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Neurologic complications of cardiac surgery

Authors
Michael L McGarvey, MD
Albert T Cheung, MD
Mark M Stecker, MD, PhD
Section Editors
Michael J Aminoff, MD, DSc
Gabriel S Aldea, MD
Deputy Editor
Janet L Wilterdink, MD

INTRODUCTION

Neurologic complications are second only to heart failure as a cause of morbidity and mortality following cardiac surgery, and the presence of neurologic sequelae significantly increases the likelihood of requiring long-term care [1-4].

The neurologic complications of cardiac surgery in adults will be reviewed here. Methods to prevent these complications, issues related to coronary artery bypass grafting (CABG) in patients with known carotid artery disease, and an overview of all early complications following CABG and are discussed separately. (See "Prevention of neurologic complications of cardiac surgery" and "Coronary artery bypass grafting in patients with cerebrovascular disease" and "Early noncardiac complications of coronary artery bypass graft surgery".)

INCIDENCE

Most neurologic problems following cardiac surgery can be divided into three categories (table 1) [2,5]:

  • Stroke
  • Neuropsychiatric abnormalities or encephalopathy
  • Peripheral neuropathies

A retrospective report from the Society of Thoracic Surgery (STS) National Cardiac Database, of over 400,000 cardiac surgeries between 1996 and 1997, reported an overall incidence of a new neurologic event (stroke, transient ischemic attack, or unexplained coma lasting more than 24 hours) of 3.3 percent [6]. A prospective study evaluated 2108 patients undergoing coronary artery bypass graft surgery (CABG) at 24 hospitals in the United States between 1991 and 1993 [2]. Overall, 6.1 percent suffered a cerebral complication, roughly equally divided between stroke and encephalopathy. Increased age was a dominant risk factor, and adverse events were associated with increased mortality, longer hospitalization, and a higher rate of discharge to chronic care facilities compared with those without neurologic sequelae (figure 1).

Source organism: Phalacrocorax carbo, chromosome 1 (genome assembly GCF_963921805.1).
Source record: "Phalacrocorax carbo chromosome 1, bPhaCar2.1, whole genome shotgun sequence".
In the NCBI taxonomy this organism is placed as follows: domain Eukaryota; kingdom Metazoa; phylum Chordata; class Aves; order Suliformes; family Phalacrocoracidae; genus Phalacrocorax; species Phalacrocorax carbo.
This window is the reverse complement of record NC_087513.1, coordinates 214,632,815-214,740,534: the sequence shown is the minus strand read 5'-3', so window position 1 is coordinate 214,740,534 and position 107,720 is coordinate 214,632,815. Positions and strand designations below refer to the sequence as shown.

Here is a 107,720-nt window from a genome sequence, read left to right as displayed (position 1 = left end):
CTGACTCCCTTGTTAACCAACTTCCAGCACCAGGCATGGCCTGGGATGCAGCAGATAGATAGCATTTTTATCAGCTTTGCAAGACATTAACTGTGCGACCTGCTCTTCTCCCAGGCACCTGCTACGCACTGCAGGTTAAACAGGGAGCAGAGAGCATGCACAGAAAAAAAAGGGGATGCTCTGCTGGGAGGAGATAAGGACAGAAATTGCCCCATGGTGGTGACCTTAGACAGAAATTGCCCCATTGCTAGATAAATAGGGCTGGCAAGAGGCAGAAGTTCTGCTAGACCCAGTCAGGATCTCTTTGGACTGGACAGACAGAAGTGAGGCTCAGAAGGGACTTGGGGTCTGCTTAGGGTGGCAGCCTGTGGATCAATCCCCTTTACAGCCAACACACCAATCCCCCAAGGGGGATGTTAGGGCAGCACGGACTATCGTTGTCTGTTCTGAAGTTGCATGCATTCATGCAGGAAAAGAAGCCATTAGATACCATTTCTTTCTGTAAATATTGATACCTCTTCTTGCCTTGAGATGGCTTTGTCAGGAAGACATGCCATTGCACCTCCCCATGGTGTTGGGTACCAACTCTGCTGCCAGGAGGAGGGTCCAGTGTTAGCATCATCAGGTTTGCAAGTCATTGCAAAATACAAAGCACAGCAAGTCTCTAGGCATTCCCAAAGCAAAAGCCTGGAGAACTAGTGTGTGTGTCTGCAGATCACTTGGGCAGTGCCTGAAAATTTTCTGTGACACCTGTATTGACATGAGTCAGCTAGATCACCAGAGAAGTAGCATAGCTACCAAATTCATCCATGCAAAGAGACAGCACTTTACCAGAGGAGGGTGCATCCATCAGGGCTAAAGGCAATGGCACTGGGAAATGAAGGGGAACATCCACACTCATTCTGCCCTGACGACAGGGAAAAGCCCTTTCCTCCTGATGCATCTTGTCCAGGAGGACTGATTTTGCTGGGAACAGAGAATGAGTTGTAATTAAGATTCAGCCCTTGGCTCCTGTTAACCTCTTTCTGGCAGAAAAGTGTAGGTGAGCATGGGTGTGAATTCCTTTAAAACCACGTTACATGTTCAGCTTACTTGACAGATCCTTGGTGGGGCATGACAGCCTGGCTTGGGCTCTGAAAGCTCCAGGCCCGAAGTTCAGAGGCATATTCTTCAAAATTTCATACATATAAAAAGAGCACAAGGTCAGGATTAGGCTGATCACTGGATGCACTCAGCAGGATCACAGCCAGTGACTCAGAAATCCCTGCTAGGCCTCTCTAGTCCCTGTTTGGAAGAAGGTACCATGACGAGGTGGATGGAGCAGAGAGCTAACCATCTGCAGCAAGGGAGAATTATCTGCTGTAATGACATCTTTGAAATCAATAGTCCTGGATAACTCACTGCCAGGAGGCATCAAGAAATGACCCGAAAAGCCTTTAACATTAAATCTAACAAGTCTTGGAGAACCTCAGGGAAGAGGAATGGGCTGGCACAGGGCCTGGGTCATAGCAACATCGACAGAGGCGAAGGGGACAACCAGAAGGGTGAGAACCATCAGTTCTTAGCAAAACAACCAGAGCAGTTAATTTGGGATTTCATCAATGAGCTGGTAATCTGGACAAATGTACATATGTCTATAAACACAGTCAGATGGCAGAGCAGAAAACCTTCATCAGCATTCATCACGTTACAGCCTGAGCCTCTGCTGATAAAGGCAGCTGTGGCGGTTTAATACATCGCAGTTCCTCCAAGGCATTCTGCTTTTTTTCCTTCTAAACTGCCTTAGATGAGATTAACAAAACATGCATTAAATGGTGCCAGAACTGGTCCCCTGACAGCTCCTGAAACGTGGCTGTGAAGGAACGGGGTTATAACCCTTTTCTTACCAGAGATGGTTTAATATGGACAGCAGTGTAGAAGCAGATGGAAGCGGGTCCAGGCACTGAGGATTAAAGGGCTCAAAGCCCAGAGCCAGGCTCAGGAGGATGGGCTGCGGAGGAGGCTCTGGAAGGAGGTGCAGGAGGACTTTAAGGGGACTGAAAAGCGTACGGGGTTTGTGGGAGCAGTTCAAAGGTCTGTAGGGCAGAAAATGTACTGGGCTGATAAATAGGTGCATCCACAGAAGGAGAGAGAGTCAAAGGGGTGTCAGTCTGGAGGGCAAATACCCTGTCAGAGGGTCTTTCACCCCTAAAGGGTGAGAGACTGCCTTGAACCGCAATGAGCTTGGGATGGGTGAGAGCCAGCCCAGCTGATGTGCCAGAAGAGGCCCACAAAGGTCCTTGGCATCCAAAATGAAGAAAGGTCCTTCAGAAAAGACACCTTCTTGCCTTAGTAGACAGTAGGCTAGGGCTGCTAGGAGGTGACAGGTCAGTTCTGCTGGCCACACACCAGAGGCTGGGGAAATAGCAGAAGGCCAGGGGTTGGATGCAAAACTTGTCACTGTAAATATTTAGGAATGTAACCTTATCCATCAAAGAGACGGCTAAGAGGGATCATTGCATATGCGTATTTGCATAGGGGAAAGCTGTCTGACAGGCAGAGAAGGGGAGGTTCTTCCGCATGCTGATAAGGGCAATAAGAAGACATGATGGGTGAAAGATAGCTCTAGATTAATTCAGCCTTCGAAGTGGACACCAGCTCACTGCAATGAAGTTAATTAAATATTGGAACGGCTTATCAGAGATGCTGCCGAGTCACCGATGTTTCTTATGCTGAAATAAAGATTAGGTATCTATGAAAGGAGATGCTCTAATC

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Literature review current through: Nov 2016. | This topic last updated: Wed Oct 02 00:00:00 GMT+00:00 2013.
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